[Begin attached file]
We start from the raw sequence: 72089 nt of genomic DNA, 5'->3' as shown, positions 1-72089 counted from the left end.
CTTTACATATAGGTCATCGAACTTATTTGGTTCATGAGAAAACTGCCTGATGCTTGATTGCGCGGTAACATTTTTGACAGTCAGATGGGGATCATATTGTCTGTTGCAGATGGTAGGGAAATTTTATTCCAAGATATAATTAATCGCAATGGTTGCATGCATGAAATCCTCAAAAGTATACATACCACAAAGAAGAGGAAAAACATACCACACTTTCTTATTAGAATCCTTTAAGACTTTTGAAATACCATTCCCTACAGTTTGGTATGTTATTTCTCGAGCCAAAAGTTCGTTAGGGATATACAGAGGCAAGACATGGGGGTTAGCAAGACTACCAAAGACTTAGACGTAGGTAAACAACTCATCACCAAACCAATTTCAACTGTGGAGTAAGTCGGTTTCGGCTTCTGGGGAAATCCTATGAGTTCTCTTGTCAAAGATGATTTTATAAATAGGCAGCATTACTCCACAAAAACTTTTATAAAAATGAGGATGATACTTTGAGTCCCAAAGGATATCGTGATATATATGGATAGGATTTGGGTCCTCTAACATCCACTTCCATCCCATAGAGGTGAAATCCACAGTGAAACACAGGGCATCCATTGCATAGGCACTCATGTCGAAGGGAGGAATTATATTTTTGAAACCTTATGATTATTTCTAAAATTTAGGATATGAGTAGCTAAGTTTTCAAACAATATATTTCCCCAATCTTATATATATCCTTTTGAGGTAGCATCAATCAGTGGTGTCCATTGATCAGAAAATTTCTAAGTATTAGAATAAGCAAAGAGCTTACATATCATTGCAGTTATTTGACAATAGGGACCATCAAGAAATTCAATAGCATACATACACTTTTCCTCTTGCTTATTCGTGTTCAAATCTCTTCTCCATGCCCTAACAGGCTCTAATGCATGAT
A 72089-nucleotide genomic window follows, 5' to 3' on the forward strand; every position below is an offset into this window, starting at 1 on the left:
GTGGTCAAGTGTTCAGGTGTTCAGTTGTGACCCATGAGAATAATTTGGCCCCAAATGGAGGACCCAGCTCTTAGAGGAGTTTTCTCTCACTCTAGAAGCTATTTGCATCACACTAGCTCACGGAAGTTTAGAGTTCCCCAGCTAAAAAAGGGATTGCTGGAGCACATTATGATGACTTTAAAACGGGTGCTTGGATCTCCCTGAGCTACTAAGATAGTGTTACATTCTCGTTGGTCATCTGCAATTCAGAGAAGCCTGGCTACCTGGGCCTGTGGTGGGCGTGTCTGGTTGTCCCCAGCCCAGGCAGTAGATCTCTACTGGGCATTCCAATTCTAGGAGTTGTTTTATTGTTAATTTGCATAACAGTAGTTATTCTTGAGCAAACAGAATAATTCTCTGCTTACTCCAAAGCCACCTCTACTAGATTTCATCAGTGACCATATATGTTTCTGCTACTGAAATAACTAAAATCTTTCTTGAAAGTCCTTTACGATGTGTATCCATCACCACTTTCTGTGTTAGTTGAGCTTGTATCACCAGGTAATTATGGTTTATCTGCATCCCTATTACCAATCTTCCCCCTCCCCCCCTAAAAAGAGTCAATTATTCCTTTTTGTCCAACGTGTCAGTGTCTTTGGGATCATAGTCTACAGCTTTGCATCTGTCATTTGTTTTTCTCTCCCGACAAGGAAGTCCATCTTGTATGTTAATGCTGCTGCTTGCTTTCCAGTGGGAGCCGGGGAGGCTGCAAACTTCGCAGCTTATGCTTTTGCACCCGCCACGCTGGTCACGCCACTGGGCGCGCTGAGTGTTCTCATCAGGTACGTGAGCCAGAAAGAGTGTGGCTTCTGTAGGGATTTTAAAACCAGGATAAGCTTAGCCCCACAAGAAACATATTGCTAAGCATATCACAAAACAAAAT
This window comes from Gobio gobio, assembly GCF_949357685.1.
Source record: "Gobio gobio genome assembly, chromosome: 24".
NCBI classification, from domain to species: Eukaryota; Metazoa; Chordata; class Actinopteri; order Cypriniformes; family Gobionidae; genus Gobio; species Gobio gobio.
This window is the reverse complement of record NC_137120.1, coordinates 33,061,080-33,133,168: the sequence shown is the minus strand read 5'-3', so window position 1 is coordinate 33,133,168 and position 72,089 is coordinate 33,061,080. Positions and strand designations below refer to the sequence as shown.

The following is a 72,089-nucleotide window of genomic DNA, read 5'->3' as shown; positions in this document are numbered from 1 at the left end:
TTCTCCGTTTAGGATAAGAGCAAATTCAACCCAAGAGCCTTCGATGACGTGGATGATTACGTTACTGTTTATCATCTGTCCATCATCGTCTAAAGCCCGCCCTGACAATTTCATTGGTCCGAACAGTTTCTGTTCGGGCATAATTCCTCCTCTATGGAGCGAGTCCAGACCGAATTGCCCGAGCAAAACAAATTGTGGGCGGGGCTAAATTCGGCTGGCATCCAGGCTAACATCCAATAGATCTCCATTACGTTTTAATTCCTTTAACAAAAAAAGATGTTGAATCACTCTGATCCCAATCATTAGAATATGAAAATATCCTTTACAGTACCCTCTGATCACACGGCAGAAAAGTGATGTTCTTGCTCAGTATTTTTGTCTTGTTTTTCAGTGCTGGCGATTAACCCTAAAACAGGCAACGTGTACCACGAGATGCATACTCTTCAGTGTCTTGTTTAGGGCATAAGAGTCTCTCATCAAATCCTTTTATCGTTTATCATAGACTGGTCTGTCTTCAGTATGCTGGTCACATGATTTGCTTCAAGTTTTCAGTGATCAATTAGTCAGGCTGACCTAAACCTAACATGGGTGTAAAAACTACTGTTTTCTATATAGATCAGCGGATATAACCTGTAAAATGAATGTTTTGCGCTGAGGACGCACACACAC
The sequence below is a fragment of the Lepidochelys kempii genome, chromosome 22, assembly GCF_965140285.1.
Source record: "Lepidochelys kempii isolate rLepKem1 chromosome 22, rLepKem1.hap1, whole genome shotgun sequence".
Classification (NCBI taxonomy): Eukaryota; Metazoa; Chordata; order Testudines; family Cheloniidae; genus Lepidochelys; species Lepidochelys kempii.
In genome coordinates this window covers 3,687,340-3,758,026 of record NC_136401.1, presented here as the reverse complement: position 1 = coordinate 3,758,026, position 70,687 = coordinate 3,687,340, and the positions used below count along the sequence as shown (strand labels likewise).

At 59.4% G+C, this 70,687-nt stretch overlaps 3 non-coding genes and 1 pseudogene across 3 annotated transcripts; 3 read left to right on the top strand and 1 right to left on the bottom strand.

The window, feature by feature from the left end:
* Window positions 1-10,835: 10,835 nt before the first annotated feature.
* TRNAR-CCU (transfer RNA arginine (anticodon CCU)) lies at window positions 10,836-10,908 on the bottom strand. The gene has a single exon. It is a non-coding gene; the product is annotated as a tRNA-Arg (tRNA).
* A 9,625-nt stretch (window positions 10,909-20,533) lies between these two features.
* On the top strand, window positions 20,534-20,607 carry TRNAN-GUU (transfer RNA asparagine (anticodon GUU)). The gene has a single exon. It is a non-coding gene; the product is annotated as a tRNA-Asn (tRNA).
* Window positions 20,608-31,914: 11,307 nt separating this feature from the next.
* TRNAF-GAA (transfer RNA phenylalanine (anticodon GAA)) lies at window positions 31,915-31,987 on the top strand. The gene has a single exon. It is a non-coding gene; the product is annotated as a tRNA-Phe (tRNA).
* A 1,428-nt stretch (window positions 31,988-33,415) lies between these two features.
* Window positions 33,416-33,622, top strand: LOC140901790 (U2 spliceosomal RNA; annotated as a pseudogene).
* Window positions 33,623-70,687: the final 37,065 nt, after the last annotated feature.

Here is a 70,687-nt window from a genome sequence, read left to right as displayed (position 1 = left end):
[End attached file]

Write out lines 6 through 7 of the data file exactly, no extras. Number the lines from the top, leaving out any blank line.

Source record: "Gobio gobio genome assembly, chromosome: 24".
NCBI classification, from domain to species: Eukaryota; Metazoa; Chordata; class Actinopteri; order Cypriniformes; family Gobionidae; genus Gobio; species Gobio gobio.